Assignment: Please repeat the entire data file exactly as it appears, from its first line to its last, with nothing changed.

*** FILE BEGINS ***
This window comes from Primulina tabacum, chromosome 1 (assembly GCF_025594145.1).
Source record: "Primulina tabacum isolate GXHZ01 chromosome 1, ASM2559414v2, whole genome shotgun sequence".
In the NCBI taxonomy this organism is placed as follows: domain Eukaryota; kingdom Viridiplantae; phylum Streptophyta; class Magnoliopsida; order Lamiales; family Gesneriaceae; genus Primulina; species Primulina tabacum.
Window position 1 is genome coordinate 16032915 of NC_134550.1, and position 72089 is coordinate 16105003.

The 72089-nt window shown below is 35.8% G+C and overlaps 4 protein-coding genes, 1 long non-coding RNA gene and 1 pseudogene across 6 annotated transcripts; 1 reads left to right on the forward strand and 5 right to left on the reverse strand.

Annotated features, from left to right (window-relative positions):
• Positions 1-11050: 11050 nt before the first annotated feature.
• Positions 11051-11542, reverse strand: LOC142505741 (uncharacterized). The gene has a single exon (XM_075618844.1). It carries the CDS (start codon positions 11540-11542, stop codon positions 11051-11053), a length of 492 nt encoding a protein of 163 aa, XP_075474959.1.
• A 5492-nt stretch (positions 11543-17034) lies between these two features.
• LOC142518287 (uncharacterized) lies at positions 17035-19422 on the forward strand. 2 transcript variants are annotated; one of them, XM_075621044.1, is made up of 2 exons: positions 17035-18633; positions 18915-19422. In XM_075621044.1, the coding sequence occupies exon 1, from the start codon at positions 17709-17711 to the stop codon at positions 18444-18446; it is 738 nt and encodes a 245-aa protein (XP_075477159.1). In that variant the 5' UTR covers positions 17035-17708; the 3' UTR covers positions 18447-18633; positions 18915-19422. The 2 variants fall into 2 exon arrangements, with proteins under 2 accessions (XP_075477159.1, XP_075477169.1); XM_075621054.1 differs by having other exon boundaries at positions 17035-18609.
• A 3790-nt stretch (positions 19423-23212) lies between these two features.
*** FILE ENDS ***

This window comes from Primulina tabacum, chromosome 1 (assembly GCF_025594145.1).
Source record: "Primulina tabacum isolate GXHZ01 chromosome 1, ASM2559414v2, whole genome shotgun sequence".
In the NCBI taxonomy this organism is placed as follows: domain Eukaryota; kingdom Viridiplantae; phylum Streptophyta; class Magnoliopsida; order Lamiales; family Gesneriaceae; genus Primulina; species Primulina tabacum.
Window position 1 is genome coordinate 16032915 of NC_134550.1, and position 72089 is coordinate 16105003.

The 72089-nt window shown below is 35.8% G+C and overlaps 4 protein-coding genes, 1 long non-coding RNA gene and 1 pseudogene across 6 annotated transcripts; 1 reads left to right on the forward strand and 5 right to left on the reverse strand.

Annotated features, from left to right (window-relative positions):
• Positions 1-11050: 11050 nt before the first annotated feature.
• Positions 11051-11542, reverse strand: LOC142505741 (uncharacterized). The gene has a single exon (XM_075618844.1). It carries the CDS (start codon positions 11540-11542, stop codon positions 11051-11053), a length of 492 nt encoding a protein of 163 aa, XP_075474959.1.
• A 5492-nt stretch (positions 11543-17034) lies between these two features.
• LOC142518287 (uncharacterized) lies at positions 17035-19422 on the forward strand. 2 transcript variants are annotated; one of them, XM_075621044.1, is made up of 2 exons: positions 17035-18633; positions 18915-19422. In XM_075621044.1, the coding sequence occupies exon 1, from the start codon at positions 17709-17711 to the stop codon at positions 18444-18446; it is 738 nt and encodes a 245-aa protein (XP_075477159.1). In that variant the 5' UTR covers positions 17035-17708; the 3' UTR covers positions 18447-18633; positions 18915-19422. The 2 variants fall into 2 exon arrangements, with proteins under 2 accessions (XP_075477159.1, XP_075477169.1); XM_075621054.1 differs by having other exon boundaries at positions 17035-18609.
• A 3790-nt stretch (positions 19423-23212) lies between these two features.